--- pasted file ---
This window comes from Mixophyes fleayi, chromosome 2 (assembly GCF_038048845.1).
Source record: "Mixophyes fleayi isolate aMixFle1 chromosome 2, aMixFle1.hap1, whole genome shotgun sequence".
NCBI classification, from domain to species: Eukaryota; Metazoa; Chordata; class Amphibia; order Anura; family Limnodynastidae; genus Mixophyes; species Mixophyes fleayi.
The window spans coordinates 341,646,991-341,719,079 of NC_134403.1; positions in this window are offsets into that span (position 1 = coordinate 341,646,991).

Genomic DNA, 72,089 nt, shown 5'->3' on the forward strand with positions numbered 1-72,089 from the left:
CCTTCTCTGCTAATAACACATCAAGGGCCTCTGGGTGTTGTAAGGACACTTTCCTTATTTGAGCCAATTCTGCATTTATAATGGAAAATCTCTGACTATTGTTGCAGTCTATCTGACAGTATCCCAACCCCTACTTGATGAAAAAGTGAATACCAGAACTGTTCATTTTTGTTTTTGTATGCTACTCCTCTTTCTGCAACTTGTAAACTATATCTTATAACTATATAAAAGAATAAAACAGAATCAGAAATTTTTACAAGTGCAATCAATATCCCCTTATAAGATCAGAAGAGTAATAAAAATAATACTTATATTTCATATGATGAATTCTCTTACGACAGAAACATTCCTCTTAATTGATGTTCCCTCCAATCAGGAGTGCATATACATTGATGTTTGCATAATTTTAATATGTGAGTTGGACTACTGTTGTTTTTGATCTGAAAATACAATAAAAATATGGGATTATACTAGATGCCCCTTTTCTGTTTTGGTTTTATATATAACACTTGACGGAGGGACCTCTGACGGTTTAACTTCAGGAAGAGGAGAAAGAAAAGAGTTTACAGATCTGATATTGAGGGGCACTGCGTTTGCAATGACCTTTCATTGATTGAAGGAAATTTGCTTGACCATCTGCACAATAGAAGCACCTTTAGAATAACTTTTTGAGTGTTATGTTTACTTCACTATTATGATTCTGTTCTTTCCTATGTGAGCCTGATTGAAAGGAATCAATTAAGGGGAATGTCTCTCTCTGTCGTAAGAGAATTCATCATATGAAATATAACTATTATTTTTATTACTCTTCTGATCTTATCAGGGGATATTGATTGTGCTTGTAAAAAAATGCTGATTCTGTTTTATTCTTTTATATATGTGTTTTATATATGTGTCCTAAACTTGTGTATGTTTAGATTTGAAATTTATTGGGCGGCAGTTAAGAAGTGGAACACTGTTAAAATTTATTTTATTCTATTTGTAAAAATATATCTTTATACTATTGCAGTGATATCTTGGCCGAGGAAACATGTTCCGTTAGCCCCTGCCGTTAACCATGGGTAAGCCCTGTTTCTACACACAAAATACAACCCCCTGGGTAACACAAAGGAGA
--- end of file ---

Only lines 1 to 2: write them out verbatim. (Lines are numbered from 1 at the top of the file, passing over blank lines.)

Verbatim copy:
This window comes from Mixophyes fleayi, chromosome 2 (assembly GCF_038048845.1).
Source record: "Mixophyes fleayi isolate aMixFle1 chromosome 2, aMixFle1.hap1, whole genome shotgun sequence".